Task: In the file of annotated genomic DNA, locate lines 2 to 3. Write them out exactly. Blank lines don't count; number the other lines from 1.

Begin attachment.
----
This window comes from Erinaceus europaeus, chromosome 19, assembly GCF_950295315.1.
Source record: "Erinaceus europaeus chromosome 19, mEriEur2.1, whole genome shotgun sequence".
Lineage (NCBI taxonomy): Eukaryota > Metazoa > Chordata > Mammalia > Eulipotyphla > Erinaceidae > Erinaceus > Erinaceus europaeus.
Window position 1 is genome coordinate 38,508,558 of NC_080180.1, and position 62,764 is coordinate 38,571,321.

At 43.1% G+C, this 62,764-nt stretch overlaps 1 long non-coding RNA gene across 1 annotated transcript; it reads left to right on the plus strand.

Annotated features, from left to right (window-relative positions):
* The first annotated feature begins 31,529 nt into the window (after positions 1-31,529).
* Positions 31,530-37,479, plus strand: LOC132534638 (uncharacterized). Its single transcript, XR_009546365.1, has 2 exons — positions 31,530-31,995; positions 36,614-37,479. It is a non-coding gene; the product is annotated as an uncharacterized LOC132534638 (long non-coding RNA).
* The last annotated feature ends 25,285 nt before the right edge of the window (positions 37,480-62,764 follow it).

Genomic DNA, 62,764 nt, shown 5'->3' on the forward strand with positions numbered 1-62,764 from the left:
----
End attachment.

Source record: "Erinaceus europaeus chromosome 19, mEriEur2.1, whole genome shotgun sequence".
Lineage (NCBI taxonomy): Eukaryota > Metazoa > Chordata > Mammalia > Eulipotyphla > Erinaceidae > Erinaceus > Erinaceus europaeus.